So how did the Jews determine Passover?

Thus today, for the Jewish faith, Passover begins on 15 Nisan, which in our calendar corresponds to nightfall on April 2; it ends on 21 Nisan, which corresponds to sunset on April 9.

In AD 7_, the Temple in Jerusalem was destroyed in the wake of the revolt of the Jews against Roman Rule. The Arch of Titus in Rome immortalizes the plundering and destruction of the Temple: you can see a frieze of Roman soldiers carrying the great Menorah, or 7-branched candlestick of the Temple as booty in a triumphal procession. By that date, of course, Christianity had been in existence for nearly half a century, and the transition from the center of Christianity from Jerusalem to Rome was taking place.

The shift from Jerusalem to Rome would involve the Easter celebration, also involved a shift from most Christians being originally Jewish, to most of them being Gentiles, or non-Jews. And since the non-Jews who were becoming Christians were inhabitants of the Roman Empire, they in turn were more familiar with another calendar, the Roman calendar.

That Calendar owed its origins to Julius Caesar.

There are two ways.

Lunar calendar.

Solar calendar.

[http://thepopeblog.blogspot.com/2004/06/titles-of-pope.html]

 

Have you ever read the Pope’s titles? Until recently, this was his full set of titles:

His Holiness the Pope, Bishop of Rome, Vicar of Jesus Christ, Successor of the Prince of the Apostles, Supreme Pontiff of the Universal Church, Patriarch of the West, Primate of Italy, Archbishop and Metropolitan of the Roman Province, Sovereign of the State of the Vatican City, Servant of the Servants of God’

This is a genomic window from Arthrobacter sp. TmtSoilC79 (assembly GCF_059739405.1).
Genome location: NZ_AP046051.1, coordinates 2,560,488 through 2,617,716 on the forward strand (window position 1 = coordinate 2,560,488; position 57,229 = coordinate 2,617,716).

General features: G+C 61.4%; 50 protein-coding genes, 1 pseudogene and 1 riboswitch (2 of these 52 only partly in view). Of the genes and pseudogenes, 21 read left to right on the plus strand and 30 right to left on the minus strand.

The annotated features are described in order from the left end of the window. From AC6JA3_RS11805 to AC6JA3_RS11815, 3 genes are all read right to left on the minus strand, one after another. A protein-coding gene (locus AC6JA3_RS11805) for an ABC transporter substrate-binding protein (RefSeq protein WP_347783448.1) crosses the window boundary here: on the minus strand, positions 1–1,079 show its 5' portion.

Two of his titles interests us here. The first is “Supreme Pontiff,” and the second is “Patriarch of the West.”

The title of “Supreme Pontiff” is one from Ancient Rome,

In the year 325, after excommunications and thunderous debates, the First Council of Nicaea finally decreed that the Roman timing of Easter would prevail in Christendom.

 

[http://whispersintheloggia.blogspot.com/2006/03/popes-spring-cleaning.html]

Last year, Pope Benedict XVI dropped the title “Patriarch of the West,” as a kind of peace-offering to the Eastern Orthodox Churches, which split off from Rome. The Pope’s used that title since AD 450,

 

[http://whispersintheloggia.blogspot.com/2006/03/more-on-late-patriarchate.html]

 

By the way, the blog “Whispers in the Loggia” is one of the best guides to the goings-on in Rome, and I’d recommend it for those interested in Vatican affairs.

When we return, the great split in Christendom, and the problem of the date for Easter in the centuries since.

 

II. As the Romans did

 

That was a scene from Monty Python’s “Life of Brian.” What did the Romans ever do for us? They also gave us our modern calendar, or to be exact, the Julian Calendar, as we’ve seen.

In ____, a great division in Christianity took place, between ; but until ____, Roman Catholic and Eastern Orthodox Christians celebrated Easter on the same date.

 

But sometimes, the dates coincide. This year is one of them. As this chart

 

http://www.smart.net/~mmontes/freq3.html#LBD

Shows, Easter on April 8 has been a common one in 1917 and 1928, this year, and again in 2012 and 2091!